Masque (The)

Find traditional instrumental music
Jump to: navigation, search

Back to Masque (The)[edit]


MASQUE, THE. AKA - "The Mask." AKA and see "Hey to the Camp," "Praties are Dug and the Frost is all Over (The)," "What Would I do if the Kettle Boiled Over," "What Would You do if You Married a Soldier?" English, "Old Hornpipe". C Major. Standard tuning (fiddle). AABB. Bayard (1981) thinks the air dates back to the 1600's. The melody was printed in the second supplement to the 7th edition of Henry Playford's (1657–1709) Dancing Master [1] (1688) and again in the 9th edition (1698). A rather more elaborate version was printed in the 17th edition of the Dancing Master (1721). See notes for "Hey to the Camp" and "Frost is All Over (1) (The)" - one will readily see that this popular Irish jig is a direct descendent of the Playford melody. The title refers to the masque, a form of festive courtly entertainment the heyday of which was in the 16th and early 17th centuries in England and elsewhere in Europe. It consisted of dancing, singing and acting within an elaborate stage or set design, and typically were occasions for reveling at festive events, such as weddings and Christmas celebrations. Professional actors and singers would often be hired for the masque, but supplemented by costumed guests and courtiers. In some sense, the masques were the gentrified outgrowth of the medieval pageants and courtly shows of the late middle ages, and were the counterpart to the lower classes pace-egging plays and morris dances. However, by Henry Playford's time the masque was going out of fashion in England, to be replaced the semi-opera of Dryden and Purcell.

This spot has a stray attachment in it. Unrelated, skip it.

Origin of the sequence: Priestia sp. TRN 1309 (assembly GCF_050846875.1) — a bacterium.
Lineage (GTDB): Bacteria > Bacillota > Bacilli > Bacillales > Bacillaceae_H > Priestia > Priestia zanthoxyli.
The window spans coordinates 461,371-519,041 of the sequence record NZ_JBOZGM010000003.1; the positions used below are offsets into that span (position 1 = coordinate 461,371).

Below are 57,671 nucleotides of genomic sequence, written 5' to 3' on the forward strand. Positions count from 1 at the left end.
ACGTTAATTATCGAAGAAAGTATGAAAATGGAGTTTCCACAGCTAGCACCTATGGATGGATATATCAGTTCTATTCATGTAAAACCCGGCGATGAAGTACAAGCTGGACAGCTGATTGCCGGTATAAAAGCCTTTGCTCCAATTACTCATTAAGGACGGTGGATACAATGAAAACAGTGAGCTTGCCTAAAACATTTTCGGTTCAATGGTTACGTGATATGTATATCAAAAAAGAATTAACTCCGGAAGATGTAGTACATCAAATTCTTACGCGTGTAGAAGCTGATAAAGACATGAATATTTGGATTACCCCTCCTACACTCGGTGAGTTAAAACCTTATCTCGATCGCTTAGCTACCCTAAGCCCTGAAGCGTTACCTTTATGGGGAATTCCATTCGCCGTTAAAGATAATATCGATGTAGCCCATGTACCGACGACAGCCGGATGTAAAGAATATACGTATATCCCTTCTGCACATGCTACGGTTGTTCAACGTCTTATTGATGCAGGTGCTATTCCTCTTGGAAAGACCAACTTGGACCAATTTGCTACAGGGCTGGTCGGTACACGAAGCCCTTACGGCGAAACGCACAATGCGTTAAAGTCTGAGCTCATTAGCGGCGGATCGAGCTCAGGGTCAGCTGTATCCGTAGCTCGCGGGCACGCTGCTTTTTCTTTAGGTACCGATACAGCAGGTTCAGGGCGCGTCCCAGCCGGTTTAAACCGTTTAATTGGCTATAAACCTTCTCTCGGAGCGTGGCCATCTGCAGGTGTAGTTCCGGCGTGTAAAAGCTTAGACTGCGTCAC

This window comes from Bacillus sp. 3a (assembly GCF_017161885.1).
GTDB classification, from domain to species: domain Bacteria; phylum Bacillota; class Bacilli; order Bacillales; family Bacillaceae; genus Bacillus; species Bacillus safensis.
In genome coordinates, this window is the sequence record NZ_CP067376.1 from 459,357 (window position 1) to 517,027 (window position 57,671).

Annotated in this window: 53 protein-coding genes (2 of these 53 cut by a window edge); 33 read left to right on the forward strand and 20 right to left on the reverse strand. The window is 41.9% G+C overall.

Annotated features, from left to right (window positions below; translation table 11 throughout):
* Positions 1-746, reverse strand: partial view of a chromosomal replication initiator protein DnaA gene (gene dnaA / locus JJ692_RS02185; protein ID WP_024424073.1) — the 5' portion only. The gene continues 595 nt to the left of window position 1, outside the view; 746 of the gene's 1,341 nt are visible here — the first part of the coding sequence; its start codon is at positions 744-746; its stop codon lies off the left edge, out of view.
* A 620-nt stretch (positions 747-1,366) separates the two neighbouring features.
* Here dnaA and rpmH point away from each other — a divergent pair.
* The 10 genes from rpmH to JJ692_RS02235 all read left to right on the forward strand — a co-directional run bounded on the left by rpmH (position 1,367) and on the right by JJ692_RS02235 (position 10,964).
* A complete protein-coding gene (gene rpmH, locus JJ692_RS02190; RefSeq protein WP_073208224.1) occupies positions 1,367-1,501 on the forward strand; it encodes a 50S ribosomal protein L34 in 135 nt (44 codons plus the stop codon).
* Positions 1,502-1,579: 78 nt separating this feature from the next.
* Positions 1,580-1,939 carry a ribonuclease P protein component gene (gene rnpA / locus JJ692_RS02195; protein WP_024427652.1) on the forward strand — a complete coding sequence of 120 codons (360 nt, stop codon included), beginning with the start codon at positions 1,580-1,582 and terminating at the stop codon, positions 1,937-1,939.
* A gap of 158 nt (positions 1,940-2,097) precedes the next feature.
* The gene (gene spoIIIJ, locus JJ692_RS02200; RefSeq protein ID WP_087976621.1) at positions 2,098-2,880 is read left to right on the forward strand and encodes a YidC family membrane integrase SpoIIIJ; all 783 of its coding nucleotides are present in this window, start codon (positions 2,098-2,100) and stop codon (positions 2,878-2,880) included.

Source for notated version:

Printed sources: Barlow (The Complete Country Dance Tunes from Playford's Dancing Master), 1985; No. 300, p. 73.

Recorded sources:




Back to Masque (The)[edit]